Water doesn’t follow the rules. It’s an anomaly. The one that walks to the beat of its own drum. Designed to break the mold, to forge new pathways, to boldly go where no molecule had gone before. (Isn’t it nice to know where that instinct to be yourself comes from?) If water followed the pattern of the other molecules in its family group (i.e. hydrogen sulfide, H2 S, hydrogen selenide, H2Se, hydrogen telluride, H2Te), then the boiling point of H2O would be -80°C (-112°F). Earth would likely be covered in water vapor, and we would have a better idea of what life on Venus is like. However, instead of H2O, we are blessed with a more complex creature, Water, whose boiling point is a robust 100°C or 212°F.
The anomalous behavior of water – and there are at least 67 anomalies according to Martin Chaplin of London’s South Bank University – is attributed to its shape, its geometry, its architecture. Water is asymmetric. The fat oxygen doesn’t hold the two hydrogen out at right angles, one on either side. It’s more like an adult holding hands with 2 children as they whirl in a circle. The angle between the hydrogen/children being most commonly in the range of 104° to 105°
I like this image of spinning, playful people because that is part of water’s nature: to spin, to spiral. You will never see water marching soldier-like down a stream or river bed. Always, there will be some twirling and whirling, even if it is minute. Water loves to play. It loves the spiral. It is the child within, yet a child whose organizing skills are “gi-normous”, to quote an 8-year-old friend.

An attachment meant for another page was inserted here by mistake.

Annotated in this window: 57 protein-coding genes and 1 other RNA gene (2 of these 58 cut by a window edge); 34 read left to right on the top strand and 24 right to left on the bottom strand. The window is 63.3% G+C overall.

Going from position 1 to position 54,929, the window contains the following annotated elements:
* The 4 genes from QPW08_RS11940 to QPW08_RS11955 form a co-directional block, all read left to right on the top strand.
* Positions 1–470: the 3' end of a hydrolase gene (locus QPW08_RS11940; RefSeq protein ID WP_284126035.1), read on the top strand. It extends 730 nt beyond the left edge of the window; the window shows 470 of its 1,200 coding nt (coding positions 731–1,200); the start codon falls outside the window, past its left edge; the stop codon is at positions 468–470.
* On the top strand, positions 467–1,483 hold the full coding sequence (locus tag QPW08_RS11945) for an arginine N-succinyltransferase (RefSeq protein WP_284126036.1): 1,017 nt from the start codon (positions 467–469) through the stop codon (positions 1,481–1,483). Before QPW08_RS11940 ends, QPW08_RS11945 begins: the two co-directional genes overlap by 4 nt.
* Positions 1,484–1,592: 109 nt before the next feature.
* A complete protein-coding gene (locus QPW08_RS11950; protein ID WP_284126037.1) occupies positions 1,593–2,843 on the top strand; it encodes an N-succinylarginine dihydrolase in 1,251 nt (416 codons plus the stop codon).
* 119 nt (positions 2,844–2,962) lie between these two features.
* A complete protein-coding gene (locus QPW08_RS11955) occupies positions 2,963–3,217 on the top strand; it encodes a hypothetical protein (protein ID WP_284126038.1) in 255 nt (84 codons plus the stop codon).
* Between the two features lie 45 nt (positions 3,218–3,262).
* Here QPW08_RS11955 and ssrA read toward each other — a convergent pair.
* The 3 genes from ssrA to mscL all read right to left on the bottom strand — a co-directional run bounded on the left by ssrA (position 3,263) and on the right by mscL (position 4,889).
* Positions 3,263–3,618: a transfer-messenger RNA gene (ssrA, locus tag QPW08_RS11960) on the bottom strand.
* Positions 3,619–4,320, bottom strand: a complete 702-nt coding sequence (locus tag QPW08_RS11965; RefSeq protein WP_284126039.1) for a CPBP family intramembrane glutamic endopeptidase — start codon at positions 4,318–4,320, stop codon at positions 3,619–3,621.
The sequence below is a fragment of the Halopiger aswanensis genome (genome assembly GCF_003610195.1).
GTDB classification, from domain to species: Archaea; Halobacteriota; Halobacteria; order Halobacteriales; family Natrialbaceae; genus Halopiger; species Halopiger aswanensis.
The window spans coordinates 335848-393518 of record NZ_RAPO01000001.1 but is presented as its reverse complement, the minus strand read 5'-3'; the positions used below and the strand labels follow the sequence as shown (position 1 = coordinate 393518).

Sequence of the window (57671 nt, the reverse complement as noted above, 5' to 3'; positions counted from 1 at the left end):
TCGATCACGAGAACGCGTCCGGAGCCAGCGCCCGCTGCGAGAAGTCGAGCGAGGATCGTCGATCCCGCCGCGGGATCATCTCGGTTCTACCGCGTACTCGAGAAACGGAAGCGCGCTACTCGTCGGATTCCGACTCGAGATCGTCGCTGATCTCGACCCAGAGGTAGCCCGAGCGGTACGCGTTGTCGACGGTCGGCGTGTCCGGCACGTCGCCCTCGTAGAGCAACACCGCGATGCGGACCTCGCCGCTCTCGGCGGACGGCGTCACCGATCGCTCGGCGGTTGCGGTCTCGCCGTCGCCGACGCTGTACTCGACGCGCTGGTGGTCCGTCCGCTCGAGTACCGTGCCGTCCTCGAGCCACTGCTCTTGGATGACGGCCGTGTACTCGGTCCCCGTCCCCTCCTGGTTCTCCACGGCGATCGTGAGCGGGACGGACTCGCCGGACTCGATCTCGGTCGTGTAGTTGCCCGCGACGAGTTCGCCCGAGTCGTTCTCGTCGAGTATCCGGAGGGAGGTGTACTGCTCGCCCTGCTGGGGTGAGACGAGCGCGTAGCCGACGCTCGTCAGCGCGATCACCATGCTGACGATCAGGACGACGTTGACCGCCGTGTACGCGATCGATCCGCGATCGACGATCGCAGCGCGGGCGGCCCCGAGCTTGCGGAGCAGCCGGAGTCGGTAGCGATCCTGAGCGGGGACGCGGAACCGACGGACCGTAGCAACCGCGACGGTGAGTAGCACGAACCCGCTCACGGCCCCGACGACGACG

This organizing capacity of water is also a result of its shape, its architecture, for water can maintain a crystalline form in its liquid state as well as in its solid form of ice. That wide, V-shaped, 104° bond creates a magnet-like molecule with the oxygen heavy end being positively charged and the double hydrogen end being negatively charged, creating attraction between molecules as well as within them. Not all liquid water is crystalline in nature, depending on its exposure to pollutants and other factors including temperature, but some researchers describe tetrahedral structures within liquid water, while others describe super clusters of 280-molecule interlocking icosahedra. In ancient times, the icosahedron was associated with the qualities of personal transformation, sexuality, and emotions – all qualities of the watery domain.
The crystalline nature of water in important for two reasons. One, it’s essential to water’s information holding capacity, most eloquently pictured in the work of Masaru Emoto. More intriguing, however, is its relevance to the blurry line forming on the scientific horizon around the question of what is “alive” and what is “dead”. In Secrets of the Cells, Sondra Barrett spoke eloquently of our cells as containers for life and for life energy. These cells are increasingly being described in terms of crystals, or, more specifically, as liquid crystals. Water is also a liquid crystal.
In the 1920’s, scientist Henry Coanda discovered that the center of every snowflake contained a tiny circulatory system with unfrozen, liquid water flowing through tubes much as sap flows in a plant or as blood flows in animals. The healthier and more energized the water from which the snowflake had formed, the longer this circulatory system operated. An increasing number of water researchers are noticing other self-organizing qualities in water that raise the question: Is water a living organism?
Given that we inhabit a quantum universe whose very fabric is intimately entwined with consciousness, it is clear to me that everything is alive – composed of some form or level of awareness, that is. The line between biological life and everything else seems to be drawn in water. This most precious and uncanny of substances.